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I have some partial progress in the case where $W$ is affine.

First, assume $V, W$ are both affine varieties. Show the natural map given by $t$, $Hom(V, W) \to Hom(tV, tW)$ is equal to the composition

\begin{align*} Hom_{Var}(V, W) \to Hom_{fg \text{ } k-alg}(AW, AV) \to Hom_{Sch/k}(Spec AV, Spec AW) \to Hom_{Sch/k}(tV, tW), \end{align*} where the first two maps are the canonical maps are given by pullback, and the third map is the natural identification of prime ideals and irreducible closed subsets, given by $I(\bullet)$ and $V(\bullet)$. All three of these maps are bijective. To show the map on $Hom$ induced by $t$ is equal to the above composite, you may want to use the lemma:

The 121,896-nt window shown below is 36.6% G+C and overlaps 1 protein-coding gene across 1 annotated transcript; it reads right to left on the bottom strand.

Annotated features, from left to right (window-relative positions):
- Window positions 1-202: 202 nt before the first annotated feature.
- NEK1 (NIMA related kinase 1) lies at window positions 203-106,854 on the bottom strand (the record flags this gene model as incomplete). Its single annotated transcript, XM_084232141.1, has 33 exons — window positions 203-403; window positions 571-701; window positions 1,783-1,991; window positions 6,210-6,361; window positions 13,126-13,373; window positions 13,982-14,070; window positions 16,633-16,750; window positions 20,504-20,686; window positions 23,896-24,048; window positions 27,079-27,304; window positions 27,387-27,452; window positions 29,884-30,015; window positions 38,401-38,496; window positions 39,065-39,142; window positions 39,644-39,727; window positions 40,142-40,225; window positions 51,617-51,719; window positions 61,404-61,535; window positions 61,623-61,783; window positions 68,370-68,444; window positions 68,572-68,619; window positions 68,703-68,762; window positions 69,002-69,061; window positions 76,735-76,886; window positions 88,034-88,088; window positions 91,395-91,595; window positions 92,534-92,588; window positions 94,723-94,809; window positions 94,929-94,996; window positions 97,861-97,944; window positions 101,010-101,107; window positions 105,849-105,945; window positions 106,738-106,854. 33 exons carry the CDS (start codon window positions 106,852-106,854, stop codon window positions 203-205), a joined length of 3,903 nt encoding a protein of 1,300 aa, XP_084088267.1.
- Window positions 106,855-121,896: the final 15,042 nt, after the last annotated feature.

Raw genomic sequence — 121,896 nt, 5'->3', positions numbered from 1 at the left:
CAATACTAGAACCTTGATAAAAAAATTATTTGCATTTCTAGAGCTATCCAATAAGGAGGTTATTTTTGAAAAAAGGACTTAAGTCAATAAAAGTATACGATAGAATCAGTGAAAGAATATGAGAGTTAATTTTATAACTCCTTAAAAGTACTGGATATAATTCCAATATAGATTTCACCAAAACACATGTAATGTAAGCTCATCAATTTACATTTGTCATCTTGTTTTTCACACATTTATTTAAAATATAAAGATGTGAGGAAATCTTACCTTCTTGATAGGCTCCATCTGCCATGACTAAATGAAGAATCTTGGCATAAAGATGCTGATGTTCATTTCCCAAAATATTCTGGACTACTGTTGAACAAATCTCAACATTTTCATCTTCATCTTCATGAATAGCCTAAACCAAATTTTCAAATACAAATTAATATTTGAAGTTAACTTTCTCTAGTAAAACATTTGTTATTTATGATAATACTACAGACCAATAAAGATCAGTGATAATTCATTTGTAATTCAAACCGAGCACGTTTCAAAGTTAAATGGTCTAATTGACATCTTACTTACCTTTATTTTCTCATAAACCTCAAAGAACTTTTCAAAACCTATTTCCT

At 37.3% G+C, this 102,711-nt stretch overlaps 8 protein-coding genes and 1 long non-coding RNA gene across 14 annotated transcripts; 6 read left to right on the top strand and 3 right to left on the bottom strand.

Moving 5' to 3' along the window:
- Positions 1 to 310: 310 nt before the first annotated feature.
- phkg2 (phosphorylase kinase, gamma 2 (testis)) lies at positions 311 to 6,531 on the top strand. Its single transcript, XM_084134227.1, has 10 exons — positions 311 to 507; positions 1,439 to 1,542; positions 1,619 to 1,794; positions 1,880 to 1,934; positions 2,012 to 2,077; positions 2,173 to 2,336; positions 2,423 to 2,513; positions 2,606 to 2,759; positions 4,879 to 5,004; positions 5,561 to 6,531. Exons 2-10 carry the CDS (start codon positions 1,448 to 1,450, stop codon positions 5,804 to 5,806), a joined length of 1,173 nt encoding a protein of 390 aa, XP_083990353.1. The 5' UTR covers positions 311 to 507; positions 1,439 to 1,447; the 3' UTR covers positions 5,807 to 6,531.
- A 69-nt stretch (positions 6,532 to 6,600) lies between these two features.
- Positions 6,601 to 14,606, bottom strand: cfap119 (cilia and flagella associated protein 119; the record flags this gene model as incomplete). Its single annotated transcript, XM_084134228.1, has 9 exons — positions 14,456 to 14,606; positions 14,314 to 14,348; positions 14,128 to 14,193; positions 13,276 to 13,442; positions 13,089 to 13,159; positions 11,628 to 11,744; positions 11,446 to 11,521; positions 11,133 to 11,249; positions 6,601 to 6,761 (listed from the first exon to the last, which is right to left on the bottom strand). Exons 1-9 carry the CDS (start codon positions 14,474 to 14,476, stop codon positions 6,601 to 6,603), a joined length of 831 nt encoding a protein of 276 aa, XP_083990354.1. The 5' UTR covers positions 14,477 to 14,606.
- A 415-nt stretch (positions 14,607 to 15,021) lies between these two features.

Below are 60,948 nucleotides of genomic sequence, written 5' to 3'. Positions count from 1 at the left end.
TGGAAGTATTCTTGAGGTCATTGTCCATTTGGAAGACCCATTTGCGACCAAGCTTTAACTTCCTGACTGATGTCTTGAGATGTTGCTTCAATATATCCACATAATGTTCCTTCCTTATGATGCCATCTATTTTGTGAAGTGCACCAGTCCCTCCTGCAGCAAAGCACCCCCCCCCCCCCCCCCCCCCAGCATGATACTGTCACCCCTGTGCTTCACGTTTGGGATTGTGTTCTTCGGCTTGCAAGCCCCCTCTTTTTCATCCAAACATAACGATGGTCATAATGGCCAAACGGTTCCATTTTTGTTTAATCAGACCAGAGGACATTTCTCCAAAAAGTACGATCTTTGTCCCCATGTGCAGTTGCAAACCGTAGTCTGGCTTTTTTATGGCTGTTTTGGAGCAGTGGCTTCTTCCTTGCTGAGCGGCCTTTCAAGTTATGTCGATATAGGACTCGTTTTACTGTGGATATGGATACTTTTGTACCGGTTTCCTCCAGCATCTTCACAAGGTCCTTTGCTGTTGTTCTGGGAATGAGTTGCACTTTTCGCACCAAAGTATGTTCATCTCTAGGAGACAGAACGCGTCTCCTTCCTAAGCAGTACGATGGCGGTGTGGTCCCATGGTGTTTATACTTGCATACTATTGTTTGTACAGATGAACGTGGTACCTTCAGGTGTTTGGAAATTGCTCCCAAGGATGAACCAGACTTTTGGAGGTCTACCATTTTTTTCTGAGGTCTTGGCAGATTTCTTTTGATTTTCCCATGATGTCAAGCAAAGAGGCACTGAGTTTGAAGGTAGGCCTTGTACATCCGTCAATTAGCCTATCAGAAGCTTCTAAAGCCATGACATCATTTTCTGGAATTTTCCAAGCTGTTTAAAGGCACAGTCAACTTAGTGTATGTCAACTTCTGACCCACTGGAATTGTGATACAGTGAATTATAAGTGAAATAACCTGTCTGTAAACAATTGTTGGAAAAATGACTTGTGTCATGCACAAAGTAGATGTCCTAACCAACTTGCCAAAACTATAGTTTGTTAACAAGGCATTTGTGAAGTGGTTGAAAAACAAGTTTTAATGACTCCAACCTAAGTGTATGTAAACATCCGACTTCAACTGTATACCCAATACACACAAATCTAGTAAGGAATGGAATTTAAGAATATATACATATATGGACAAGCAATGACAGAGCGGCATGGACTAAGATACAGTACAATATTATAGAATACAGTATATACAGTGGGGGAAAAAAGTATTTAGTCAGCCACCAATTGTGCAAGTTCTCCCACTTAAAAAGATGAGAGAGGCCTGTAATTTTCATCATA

Lemma: Let $f: V \to W$ is a morphism of varieties, and let $g: AW \to AV$ be the induced map by pullback. If $P$ is a prime in $AV$ corresponding to closed irreducible set $C$ in $V$, then the prime $g^{-1}P$ corresponds to $\overline{f(C)}$.

Proof: Nullstellensatz.

Second, we now just assume the second variety is affine, and the first is any kind of variety. I'll call the first variety $X$ and the second $Y$. The goal is to reduce to the first situation where both varieties are affine. Suppose for simplicity that $X$ has an open cover of two affine varieties $U$, $V$. Note $X$ has a basis of open affines, and it is not hard to extend this part of the proof to the situation where we might not have a two element open cover. By pasting lemma for varieties, $Hom(X, Y)$ is the pullback of $Hom(U, Y)$ and $Hom(V, Y)$ over $Hom(U \cap V, Y)$. In plainer language, $Hom(X, Y)$ is in bijection with pairs of morphisms in $Hom(U, Y) \times Hom(V, Y)$ that agree over $Hom(U \cap V, Y)$. Since we also have pasting lemma for schemes, $Hom(tX, tY)$ is also the pullback of $Hom(tU, tY)$ and $Hom(tV, tY)$ over $Hom(t(U \cap V), tY)$. Consider this diagrams: